Evaluating the claim of enhanced persistence: the case of osteoporosis and implications for payers.Med Decis Making. 2009 Nov-Dec; 29(6):690-706.MD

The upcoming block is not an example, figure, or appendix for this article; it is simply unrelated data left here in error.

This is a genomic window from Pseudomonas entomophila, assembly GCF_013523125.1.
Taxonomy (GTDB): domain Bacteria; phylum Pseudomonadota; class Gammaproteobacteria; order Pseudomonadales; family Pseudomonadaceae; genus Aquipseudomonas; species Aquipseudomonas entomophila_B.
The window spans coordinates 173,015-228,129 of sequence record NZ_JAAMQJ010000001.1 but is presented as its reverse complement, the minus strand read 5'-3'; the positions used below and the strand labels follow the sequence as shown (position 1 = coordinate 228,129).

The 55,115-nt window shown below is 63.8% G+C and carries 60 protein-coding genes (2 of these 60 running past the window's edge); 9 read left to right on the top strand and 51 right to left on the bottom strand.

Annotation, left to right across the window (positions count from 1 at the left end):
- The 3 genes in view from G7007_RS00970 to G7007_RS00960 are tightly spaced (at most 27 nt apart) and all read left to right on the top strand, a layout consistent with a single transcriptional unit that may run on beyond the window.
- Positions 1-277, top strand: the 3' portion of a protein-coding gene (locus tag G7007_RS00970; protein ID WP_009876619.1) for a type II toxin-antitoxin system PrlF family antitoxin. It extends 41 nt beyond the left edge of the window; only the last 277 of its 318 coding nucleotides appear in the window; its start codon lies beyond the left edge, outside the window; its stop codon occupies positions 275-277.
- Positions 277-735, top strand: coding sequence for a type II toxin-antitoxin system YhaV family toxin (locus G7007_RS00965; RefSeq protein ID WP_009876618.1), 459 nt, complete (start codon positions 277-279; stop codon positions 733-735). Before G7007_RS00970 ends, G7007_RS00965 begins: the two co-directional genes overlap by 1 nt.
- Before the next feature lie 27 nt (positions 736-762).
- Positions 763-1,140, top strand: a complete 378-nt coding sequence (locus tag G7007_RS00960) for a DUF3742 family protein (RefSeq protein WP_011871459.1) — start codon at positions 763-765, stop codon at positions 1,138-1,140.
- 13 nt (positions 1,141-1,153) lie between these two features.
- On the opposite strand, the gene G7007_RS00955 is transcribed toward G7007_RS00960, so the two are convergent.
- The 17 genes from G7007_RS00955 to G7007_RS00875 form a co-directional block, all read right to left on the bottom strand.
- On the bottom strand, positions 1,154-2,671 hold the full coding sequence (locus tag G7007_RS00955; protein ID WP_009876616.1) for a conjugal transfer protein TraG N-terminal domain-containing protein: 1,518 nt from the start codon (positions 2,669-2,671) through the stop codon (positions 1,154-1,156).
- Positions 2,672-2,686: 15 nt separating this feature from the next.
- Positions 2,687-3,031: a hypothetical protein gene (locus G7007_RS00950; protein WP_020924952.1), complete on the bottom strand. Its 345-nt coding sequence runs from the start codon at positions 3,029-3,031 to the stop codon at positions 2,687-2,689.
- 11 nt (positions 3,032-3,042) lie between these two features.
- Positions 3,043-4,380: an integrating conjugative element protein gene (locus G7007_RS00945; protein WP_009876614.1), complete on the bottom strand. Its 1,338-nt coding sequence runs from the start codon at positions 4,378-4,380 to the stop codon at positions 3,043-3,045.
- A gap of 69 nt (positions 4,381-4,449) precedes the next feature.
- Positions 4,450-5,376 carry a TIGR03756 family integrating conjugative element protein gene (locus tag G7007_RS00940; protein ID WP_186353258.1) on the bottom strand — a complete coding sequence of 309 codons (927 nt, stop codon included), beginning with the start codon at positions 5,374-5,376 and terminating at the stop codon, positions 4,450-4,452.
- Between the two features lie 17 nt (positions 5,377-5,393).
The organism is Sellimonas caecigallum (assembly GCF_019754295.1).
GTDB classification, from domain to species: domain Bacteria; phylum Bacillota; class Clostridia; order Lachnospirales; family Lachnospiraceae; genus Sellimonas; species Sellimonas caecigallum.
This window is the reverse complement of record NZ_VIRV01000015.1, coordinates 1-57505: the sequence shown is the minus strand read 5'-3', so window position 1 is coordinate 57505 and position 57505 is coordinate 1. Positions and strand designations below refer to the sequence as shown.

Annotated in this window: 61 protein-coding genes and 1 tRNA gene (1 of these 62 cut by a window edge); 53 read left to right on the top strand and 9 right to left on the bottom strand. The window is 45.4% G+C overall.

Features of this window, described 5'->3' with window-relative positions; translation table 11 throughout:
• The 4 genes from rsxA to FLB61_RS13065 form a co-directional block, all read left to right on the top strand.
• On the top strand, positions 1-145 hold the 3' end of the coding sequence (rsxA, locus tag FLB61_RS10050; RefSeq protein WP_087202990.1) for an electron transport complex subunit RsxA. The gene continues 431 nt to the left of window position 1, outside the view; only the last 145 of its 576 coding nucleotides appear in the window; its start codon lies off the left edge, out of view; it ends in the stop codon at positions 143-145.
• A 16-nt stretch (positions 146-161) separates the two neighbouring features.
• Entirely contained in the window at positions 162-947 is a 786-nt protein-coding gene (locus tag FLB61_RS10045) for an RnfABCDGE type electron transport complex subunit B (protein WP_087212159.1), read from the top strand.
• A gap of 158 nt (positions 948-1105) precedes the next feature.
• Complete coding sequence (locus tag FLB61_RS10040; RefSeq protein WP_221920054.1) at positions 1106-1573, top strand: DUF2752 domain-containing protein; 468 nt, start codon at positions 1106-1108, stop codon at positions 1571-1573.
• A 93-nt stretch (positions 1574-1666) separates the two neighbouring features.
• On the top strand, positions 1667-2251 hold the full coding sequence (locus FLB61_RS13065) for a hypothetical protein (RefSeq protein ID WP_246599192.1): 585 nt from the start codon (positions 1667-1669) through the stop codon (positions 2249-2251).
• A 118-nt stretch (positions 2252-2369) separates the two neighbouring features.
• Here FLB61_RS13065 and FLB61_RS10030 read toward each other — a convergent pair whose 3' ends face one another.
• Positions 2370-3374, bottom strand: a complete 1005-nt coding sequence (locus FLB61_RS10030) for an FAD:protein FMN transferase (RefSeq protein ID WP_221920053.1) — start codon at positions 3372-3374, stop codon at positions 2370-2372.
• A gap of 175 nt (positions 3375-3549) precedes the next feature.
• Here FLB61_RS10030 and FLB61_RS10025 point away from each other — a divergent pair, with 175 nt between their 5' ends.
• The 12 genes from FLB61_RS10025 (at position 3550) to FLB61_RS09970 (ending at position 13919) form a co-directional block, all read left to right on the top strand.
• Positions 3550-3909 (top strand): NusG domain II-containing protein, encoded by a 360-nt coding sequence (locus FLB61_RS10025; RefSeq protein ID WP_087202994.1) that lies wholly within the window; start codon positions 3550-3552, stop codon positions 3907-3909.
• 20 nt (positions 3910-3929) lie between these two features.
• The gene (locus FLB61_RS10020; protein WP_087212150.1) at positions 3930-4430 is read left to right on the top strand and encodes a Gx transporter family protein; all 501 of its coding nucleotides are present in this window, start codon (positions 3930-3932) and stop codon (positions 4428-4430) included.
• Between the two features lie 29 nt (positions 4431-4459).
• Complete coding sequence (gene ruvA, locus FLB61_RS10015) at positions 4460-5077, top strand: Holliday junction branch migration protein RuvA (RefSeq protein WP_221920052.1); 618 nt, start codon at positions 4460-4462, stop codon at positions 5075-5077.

Cost-effectiveness analysis (CEA) has been widely used in evaluating treatments for osteoporosis. To study the claim of enhanced persistence, this research determined the effects of persistence (the proportion of individuals who remain on treatment) and efficacy on incremental cost-effectiveness ratios (ICERs) for bisphosphonate treatment relative to no bisphosphonate treatment in the United States. For 2 age groups, 55 to 59 and 75 to 79, the authors relied on published fracture rates and applied them to 1000 postmenopausal osteoporotic patients with bone mineral density (BMD) T score < or = -2.5 during 3 years of treatment. After developing an algebraic ICER, with effectiveness measured by either quality-adjusted life years (QALYs) gained or number of fractures averted, they determined the effects of persistence and efficacy and then calibrated the model to variable estimates from the literature. For the younger (older) cohort, the cost per fracture averted was $66,606 ($18,256), consistent with a validated Markov simulation model. The effect of a 1 percentage point change in vertebral efficacy was 24 (5) times the effect of a 1 percentage point change in persistence for the younger cohort when QALYs (fractures) were involved. Nonvertebral efficacy had approximately 27 (9) times the effect of persistence. For the older cohort, the ratios were 15 (4.5) and 33 (10) for vertebral and nonvertebral fractures, respectively. In evaluating the claim of enhanced persistence, formulary decision makers need to exercise caution to ensure that efficacy is not compromised. Two drugs would have to be virtually identical in efficacy for better persistence to improve cost-effectiveness.